Give more time to your pri­vate self

Vancouver Sun - - YOU - LINDA BLAIR

So­cial and de­vel­op­men­tal psy­chol­o­gists have long ar­gued that we need both a pri­vate and a pub­lic per­sona. We need a pub­lic self to al­low us to fit into so­ci­ety, and a pri­vate self to de­velop our own unique­ness.

Nowa­days, when we spend so much time on so­cial me­dia and al­low per­sonal data to be gath­ered and stored on­line, the dis­tinc­tion be­tween our pub­lic and pri­vate self is rapidly de­creas­ing. Could this be bad psy­cho­log­i­cally for our men­tal sta­bil­ity? Pre­lim­i­nary re­search look­ing at the psy­cho­log­i­cal health and pre­dom­i­nant char­ac­ter traits of mil­len­ni­als, the first gen­er­a­tion to grow up en­tirely in the dig­i­tal age, sug­gests no great con­cern.

Ni­cole Borges and col­leagues at North­east­ern Ohio Col­lege of Medicine com­pared the char­ac­ter traits of mil­len­ni­als at med­i­cal school with class­mates from the pre­ced­ing gen­er­a­tion. They found mil­len­ni­als to be warmer and more out­go­ing, adap­tive, so­cially bold and direct, as well as more or­ga­nized and self­dis­ci­plined — but at the same time, less self-re­liant and more self-doubt­ing than the pre­vi­ous gen­er­a­tion.

Jean Twenge at San Diego State Univer­sity and the author of Gen­er­a­tion Me presents a sim­i­larly mixed but bal­anced pic­ture. She found mil­len­ni­als to be gen­er­ally tol­er­ant of oth­ers, open-minded and con­fi­dent, but at the same time po­lit­i­cally dis­en­gaged, of­ten anx­ious and dis­trust­ful of author­ity.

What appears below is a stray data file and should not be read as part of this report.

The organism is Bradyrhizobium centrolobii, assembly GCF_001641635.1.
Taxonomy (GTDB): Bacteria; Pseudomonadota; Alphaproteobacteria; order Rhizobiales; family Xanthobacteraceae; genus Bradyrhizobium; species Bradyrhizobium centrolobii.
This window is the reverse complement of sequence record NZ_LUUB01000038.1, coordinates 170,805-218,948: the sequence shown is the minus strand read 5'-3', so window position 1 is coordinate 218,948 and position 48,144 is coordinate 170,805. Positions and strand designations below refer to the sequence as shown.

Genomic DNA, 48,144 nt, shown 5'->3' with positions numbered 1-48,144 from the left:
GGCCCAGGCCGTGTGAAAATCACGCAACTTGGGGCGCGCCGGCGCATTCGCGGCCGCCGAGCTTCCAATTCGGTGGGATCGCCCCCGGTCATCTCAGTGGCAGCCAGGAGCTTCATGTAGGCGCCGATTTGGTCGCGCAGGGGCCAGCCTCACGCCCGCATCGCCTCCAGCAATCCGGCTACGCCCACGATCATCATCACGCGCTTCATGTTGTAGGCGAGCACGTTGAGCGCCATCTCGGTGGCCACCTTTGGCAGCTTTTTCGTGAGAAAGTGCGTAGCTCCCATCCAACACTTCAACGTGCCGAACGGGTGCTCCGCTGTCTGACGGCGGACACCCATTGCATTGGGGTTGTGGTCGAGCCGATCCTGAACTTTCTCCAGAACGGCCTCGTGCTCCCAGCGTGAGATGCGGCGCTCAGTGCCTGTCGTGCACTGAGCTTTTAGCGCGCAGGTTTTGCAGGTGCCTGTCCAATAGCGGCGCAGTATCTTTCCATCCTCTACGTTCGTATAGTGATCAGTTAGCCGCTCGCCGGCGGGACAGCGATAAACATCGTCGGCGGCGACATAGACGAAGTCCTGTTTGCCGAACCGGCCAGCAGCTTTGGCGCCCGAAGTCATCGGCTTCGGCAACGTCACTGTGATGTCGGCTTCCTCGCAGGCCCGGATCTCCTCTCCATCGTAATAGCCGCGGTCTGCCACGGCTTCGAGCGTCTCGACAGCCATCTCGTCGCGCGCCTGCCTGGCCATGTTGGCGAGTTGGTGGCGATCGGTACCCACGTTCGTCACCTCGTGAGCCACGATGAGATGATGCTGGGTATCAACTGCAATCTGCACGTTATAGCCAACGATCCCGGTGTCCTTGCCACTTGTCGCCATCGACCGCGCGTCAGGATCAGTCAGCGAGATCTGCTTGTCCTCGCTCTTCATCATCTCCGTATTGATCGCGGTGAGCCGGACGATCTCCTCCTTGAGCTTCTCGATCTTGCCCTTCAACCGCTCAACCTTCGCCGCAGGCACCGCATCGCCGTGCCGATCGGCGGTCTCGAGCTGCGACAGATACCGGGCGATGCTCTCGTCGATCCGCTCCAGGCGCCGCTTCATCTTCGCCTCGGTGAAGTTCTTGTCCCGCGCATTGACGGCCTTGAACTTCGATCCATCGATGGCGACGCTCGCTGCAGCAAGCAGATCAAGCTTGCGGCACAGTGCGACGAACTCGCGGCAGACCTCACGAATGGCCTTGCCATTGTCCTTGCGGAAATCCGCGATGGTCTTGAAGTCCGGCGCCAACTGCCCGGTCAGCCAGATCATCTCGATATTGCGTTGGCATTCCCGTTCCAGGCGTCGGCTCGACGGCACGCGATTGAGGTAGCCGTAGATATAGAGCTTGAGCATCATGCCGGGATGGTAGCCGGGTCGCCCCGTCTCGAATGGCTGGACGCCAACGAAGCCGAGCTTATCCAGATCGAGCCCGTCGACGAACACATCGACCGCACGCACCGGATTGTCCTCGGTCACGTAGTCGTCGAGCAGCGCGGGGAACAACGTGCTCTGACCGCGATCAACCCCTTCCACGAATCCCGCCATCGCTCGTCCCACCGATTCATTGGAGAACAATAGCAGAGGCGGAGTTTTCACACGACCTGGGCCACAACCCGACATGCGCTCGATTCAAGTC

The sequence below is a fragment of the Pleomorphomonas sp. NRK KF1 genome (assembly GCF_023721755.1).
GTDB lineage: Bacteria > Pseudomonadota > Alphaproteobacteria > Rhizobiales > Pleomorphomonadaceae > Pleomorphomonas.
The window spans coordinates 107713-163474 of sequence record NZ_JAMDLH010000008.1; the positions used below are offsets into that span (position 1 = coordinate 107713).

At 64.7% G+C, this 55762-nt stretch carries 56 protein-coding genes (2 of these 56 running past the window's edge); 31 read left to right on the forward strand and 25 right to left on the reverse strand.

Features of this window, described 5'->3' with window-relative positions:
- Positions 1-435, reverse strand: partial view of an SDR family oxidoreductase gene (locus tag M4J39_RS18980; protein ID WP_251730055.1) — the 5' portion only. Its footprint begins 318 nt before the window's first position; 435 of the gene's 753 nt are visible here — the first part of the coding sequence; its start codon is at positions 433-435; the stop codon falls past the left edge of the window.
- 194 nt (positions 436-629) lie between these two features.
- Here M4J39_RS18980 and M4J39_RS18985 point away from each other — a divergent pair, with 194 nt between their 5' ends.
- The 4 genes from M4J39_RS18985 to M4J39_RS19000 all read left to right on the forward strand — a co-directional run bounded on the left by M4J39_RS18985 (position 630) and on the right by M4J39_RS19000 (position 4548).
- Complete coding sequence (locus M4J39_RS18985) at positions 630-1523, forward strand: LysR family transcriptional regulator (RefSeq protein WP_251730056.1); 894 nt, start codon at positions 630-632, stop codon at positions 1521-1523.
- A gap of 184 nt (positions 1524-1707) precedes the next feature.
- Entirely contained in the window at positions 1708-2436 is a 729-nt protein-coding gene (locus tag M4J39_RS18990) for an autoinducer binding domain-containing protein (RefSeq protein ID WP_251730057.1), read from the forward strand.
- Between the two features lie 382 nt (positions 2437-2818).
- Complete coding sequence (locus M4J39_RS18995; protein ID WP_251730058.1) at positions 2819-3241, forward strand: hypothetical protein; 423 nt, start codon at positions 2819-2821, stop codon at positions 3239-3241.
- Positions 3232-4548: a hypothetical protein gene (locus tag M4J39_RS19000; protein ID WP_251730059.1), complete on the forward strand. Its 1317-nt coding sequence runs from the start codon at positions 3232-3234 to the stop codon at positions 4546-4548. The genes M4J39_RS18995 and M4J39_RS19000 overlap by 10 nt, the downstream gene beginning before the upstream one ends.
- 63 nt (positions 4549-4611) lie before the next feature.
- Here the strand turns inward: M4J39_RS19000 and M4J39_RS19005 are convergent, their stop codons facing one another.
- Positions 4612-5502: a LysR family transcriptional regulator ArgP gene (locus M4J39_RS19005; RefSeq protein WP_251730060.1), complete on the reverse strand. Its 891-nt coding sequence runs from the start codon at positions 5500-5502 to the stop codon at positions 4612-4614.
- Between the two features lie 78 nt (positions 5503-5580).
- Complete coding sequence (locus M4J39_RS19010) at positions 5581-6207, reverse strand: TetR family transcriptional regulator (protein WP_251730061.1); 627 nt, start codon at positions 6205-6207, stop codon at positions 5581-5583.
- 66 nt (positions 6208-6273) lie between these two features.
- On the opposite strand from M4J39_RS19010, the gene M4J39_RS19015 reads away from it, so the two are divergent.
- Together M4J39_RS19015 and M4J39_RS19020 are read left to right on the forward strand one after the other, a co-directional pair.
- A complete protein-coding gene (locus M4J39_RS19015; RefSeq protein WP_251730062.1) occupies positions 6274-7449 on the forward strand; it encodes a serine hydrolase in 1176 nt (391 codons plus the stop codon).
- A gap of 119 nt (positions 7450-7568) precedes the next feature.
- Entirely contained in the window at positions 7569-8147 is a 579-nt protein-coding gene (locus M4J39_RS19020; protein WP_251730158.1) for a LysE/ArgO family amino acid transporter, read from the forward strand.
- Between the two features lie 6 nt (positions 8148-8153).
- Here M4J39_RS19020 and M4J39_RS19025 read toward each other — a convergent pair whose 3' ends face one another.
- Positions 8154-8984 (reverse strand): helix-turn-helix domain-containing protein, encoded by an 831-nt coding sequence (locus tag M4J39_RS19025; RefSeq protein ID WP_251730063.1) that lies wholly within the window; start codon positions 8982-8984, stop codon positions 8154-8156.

Other stud­ies of­fer sim­i­lar pro­files — and of course, no one can prove a causal re­la­tion­ship be­tween the char­ac­ter traits of mil­len­ni­als and the de­creas­ing dis­tinc­tion be­tween their pub­lic and pri­vate lives. Over­all, how­ever, there’s no con­vinc­ing ev­i­dence to sug­gest we should worry.

Nonethe­less, there are rea­sons to be concerned about a to­tal merg­ing of pub­lic and pri­vate self. Stud­ies show that if we think we’re be­ing watched, we’re more likely to com­ply with the wishes of those around us, rather than stick to our own be­liefs and in­cli­na­tions. Thus the more we rely on our pub­lic self to make de­ci­sions and to guide our be­hav­iour, the less in­di­vid­u­al­is­ti­cally we think and behave. Al­though this makes for greater so­cial har­mony, it comes at a cost.

Julie Co­hen, pro­fes­sor of law at Ge­orge­town Univer­sity, is elo­quent in her ar­ti­cle What Pri­vacy Is For, in the Har­vard Law Review. Pri­vacy, she ar­gues, is short­hand for breath­ing room, for time that al­lows us to de­velop our own unique iden­tity, one that’s not pan­der­ing to sur­veil­lance, judg­ment or so­cial val­ues. When we’re alone and free from the pres­sure to please oth­ers, we can also de­cide how we’d like to de­velop our pos­i­tive traits and change those that aren’t help­ing us re­al­ize our dreams.

And per­haps most im­por­tantly, time as your pri­vate self is time to play, ex­per­i­ment and dream with­out fear of cen­sure. Only in this way can truly new and orig­i­nal ideas emerge.

En­joy your busy pub­lic life, but re­mem­ber to set aside time to be alone, to re­flect, plan — and to dream.


Pri­vacy is short­hand for breath­ing room, Ge­orge­town Univer­sity law pro­fes­sor Julie Co­hen writes in What Pri­vacy Is For.


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